Riviera fights 'myths' about waterfront revamp
 

Officials assure tenants at the Marina
that they are not being booted.

RIVIERA BEACH Barely two weeks into the job and Ed Legue is already putting out fires at the municipal marina.

Legue, who became marina director June 16, is beating back the buzz that tenants are going to be kicked out of the marina to make way for the city's waterfront redevelopment plan.

 
Riviera has taken heat for excluding the Tiki
Waterfront Sea grill from redevelopment plans. 
The entities will negotiate a separate deal.
 

A week ago, the city council voted unanimously to solicit developers to revamp the aging marina and the surrounding 10 acres of city-owned property. Missing from the proposal was the Tiki Waterfront Sea Grill, a fixture at the marina since 2003.

The council agreed to remove the Tiki from the deal, while they renegotiate a separate contract with the popular restaurant frequented by politicians. The contract is slated to come before the council at its July 16 regular meeting.

By removing the Tiki, critics charge the restaurant is getting preferential treatment because of its political ties. Councilwoman Dawn Pardo, who announced her council candidacy at the Tiki, has been the focus of recent criticism.

Pardo, the council's vice chair, responded to her detractors in an e-mail last week.

"I purposely removed the Tiki from the RFP (request for proposals) document because I want to be certain that the Tiki pays its fair share to the City of Riviera Beach," Pardo wrote.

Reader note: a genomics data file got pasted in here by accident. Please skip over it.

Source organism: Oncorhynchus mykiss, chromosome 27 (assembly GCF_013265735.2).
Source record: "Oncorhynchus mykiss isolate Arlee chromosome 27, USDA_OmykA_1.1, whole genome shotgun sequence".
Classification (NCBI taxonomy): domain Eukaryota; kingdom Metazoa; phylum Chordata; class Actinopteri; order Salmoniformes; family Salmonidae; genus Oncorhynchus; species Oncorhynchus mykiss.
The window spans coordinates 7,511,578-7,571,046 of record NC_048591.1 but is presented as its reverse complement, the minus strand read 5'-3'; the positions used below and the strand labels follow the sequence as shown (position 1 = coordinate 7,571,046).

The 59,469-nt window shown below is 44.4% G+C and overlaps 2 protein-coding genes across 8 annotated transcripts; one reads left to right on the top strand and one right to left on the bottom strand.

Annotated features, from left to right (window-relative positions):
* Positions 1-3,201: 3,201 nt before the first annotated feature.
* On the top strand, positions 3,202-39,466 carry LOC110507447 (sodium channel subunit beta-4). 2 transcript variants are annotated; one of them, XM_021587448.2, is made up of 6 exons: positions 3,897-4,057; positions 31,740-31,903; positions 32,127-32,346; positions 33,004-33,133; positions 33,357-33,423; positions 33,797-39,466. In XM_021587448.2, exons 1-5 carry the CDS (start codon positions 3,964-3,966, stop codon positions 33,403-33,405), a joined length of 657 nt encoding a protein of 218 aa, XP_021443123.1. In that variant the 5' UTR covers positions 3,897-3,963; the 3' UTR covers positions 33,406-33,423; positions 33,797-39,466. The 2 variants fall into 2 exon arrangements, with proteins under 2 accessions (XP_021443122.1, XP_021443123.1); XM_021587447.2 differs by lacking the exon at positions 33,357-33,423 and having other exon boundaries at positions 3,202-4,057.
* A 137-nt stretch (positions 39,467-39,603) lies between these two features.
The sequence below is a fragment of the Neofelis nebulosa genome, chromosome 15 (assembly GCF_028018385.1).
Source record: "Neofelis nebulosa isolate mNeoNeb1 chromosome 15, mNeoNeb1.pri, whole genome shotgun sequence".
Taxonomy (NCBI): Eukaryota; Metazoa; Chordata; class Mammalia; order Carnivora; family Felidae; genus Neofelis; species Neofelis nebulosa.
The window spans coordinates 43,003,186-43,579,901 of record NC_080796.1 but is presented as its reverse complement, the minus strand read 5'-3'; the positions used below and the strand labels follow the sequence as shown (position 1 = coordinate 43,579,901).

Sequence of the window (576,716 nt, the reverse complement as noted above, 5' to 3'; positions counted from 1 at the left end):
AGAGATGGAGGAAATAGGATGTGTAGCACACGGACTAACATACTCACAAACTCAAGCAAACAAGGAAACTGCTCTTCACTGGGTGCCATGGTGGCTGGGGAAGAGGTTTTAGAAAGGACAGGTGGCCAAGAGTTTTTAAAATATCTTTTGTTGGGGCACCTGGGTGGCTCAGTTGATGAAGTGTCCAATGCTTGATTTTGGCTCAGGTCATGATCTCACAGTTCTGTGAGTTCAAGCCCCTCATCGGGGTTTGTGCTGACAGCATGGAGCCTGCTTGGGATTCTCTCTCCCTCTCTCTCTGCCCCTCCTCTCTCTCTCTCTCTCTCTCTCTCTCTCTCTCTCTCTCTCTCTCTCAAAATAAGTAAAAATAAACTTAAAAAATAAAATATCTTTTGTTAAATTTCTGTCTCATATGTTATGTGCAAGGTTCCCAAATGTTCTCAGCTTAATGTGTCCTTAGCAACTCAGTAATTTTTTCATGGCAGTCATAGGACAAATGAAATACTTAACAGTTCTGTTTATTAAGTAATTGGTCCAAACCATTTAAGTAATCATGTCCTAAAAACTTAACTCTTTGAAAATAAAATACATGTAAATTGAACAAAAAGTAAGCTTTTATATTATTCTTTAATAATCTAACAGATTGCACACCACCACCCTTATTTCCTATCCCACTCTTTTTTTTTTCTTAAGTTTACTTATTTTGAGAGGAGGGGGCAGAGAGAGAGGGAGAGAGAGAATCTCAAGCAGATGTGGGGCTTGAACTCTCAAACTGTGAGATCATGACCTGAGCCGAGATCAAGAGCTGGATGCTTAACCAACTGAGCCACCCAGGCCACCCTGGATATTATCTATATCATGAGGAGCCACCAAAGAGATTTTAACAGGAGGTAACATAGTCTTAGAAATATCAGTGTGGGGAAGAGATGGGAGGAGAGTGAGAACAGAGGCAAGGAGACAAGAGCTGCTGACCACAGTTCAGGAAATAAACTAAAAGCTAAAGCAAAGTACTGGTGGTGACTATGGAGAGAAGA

She also responded to charges that the Tiki was getting special treatment, while the tenants were going to be left to fend for themselves.

"The language in the (proposal) makes certain that the proposer does not come in and clean house," Pardo said. "We will make sure the live-aboards and commercial lessees are treated fairly, and given ample time should they need to be temporarily relocated because of the redevelopment of the marina."

Pardo's response is also in light of criticism that the city is losing money on the current Tiki lease, which lapsed in December. While the restaurant has upped its earnings, the city only receives $2,637 in rent, plus $800 in utilities.

In the new lease, the city will raise the rent to $6,000 a month and charge $5,000 a month in utilities. Tiki officials agree with the monthly rent increase, but only want to pay an additional $10,000 annually for utilities.

On June 25, city building officials notified Tiki owner Bob Gregory that his outdoor deck and bandshell were built without a permit. Gregory must submit a site plan and pay a fee in order to receive a proper permit.

City officials are also aware that state auditors will be watching the Tiki deal. In 2006, a state audit raised questions about the city's billing practice to the Tiki, including its rental of dock space.

In another instance, the city overcharged the Tiki for rent and undercharged the restaurant for utilities and slip fees, according to state auditors.

Auditors also found that the Tiki's monthly rent was reduced to pay for $1,042 in city-sponsored lunches at the restaurant. There's no provision in the Tiki's lease allowing the city to lower rent in exchange for food and beverages, auditors concluded.